The role of high-socioeconomic-status people in locking in or rapidly reducing energy-driven greenhouse gas emissions
Kristian S. Nielsen (),
Kimberly A. Nicholas,
Thomas Dietz and
Paul C. Stern
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Kristian S. Nielsen: University of Cambridge
Kimberly A. Nicholas: Lund University
Felix Creutzig: Mercator Research Institute on Global Commons and Climate Change
Thomas Dietz: Michigan State University
Paul C. Stern: Social and Environmental Research Institute
Nature Energy, 2021, vol. 6, issue 11, 1011-1016
Abstract People with high socioeconomic status disproportionally affect energy-driven greenhouse gas emissions directly through their consumption and indirectly through their financial and social resources. However, few climate change mitigation initiatives have targeted this population segment, and the potential of such initiatives remains insufficiently researched. In this Perspective, we analyse key characteristics of high-socioeconomic-status people and explore five roles through which they have a disproportionate impact on energy-driven greenhouse gas emissions and potentially on climate change mitigation, namely as consumers, investors, role models, organizational participants and citizens. We examine what is known about their disproportionate impact via consumption and explore their potential influence on greenhouse gas emissions through all five roles. We suggest that future research should focus on strategies to reduce greenhouse gas emissions by high-socioeconomic-status people and to align their investments, organizational choices and actions as social and political change agents with climate change mitigation goals.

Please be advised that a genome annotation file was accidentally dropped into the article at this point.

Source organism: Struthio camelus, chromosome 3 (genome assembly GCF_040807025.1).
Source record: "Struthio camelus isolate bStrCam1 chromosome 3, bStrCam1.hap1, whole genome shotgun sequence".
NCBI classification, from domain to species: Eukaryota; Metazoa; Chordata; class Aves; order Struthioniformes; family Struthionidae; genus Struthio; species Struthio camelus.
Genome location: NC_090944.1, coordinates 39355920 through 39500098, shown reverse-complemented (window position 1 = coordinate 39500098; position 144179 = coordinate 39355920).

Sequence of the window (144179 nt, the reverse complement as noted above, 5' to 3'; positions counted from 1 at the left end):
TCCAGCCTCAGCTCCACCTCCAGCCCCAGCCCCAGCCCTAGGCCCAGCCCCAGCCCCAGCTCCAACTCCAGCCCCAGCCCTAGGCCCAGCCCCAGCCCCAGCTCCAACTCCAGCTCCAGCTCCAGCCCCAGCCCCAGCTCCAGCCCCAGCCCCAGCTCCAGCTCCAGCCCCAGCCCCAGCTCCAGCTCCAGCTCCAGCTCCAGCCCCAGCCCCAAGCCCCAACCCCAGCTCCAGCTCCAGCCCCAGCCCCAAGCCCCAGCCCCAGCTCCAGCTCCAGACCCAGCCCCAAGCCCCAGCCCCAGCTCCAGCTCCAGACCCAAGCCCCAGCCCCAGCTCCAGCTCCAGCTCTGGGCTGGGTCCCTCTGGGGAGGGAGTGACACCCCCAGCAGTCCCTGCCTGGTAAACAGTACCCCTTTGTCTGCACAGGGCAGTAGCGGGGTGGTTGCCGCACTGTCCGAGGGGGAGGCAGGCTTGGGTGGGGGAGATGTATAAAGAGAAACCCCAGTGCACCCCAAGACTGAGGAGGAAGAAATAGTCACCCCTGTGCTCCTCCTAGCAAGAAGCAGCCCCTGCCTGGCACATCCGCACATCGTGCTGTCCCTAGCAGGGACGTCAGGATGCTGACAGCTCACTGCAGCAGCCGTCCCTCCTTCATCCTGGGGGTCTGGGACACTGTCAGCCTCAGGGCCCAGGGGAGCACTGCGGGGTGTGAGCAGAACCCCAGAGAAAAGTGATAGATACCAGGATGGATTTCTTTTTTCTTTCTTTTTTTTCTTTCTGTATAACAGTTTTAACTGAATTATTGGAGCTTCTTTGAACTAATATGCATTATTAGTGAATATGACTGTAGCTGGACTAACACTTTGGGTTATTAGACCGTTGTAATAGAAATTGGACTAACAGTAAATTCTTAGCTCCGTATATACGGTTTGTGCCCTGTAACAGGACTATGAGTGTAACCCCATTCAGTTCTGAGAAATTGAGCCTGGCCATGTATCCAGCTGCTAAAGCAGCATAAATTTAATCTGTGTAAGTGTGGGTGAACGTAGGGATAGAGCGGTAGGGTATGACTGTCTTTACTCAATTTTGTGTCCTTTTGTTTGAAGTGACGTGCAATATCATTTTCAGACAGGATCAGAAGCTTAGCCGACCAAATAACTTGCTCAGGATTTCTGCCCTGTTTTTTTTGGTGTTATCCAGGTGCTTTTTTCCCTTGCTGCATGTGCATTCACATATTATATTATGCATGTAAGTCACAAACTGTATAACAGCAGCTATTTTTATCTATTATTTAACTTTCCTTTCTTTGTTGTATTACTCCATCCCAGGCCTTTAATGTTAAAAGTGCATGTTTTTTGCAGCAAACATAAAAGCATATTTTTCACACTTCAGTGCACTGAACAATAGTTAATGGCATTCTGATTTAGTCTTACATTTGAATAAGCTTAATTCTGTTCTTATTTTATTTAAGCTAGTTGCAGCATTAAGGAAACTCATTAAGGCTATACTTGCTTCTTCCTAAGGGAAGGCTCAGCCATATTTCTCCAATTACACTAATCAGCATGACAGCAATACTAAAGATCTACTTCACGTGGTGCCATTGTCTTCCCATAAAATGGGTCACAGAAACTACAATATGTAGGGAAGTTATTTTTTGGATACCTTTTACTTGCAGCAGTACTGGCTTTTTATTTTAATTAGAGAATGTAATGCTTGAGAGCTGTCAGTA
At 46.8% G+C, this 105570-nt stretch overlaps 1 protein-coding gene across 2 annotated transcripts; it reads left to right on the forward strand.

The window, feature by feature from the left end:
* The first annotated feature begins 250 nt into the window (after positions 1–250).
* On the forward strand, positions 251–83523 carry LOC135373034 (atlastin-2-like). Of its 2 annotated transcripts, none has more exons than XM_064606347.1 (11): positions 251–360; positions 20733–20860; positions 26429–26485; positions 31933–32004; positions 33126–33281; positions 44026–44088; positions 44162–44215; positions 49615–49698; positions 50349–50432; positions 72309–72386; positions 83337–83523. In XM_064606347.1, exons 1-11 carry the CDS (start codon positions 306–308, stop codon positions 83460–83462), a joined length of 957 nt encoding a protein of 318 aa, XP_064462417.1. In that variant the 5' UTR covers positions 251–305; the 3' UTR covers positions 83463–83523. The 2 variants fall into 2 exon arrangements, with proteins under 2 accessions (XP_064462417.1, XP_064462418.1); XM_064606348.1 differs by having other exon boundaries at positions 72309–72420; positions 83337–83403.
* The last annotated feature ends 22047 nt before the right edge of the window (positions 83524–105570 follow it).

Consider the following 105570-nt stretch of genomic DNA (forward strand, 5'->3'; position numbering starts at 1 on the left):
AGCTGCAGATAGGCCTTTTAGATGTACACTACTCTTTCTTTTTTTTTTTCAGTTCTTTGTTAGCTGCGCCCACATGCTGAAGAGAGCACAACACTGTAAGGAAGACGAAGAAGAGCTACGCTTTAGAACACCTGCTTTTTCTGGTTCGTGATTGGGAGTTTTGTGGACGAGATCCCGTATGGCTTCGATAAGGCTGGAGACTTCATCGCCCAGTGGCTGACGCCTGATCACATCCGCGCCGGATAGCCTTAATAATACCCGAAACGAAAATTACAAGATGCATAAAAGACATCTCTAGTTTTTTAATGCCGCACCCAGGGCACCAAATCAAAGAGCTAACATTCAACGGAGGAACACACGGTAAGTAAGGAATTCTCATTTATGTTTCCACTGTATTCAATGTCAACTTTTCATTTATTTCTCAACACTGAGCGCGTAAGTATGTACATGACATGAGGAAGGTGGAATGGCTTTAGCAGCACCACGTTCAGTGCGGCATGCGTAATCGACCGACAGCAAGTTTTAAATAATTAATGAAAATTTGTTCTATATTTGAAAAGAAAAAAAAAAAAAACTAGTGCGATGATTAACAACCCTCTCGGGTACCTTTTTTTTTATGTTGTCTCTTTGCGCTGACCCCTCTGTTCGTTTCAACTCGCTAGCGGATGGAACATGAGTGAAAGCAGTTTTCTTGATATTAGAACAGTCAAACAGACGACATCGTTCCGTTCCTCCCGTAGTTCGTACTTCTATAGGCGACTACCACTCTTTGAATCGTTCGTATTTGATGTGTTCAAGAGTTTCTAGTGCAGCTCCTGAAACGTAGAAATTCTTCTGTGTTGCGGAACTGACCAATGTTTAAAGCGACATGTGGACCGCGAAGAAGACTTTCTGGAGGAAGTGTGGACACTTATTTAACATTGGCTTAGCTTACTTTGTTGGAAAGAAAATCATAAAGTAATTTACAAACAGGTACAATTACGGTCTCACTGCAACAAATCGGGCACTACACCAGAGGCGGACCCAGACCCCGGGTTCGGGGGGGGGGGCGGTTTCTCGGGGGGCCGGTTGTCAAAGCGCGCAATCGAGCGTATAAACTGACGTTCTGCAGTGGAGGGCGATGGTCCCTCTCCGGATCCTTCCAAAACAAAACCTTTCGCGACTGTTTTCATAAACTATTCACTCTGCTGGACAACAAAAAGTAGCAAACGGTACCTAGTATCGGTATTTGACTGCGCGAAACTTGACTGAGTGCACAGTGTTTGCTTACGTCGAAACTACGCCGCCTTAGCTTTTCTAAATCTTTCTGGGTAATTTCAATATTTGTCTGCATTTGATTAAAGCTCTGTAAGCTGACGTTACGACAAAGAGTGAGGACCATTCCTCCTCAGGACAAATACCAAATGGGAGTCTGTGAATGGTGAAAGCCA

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Persistent link: https://EconPapers.repec.org/RePEc:nat:natene:v:6:y:2021:i:11:d:10.1038_s41560-021-00900-y
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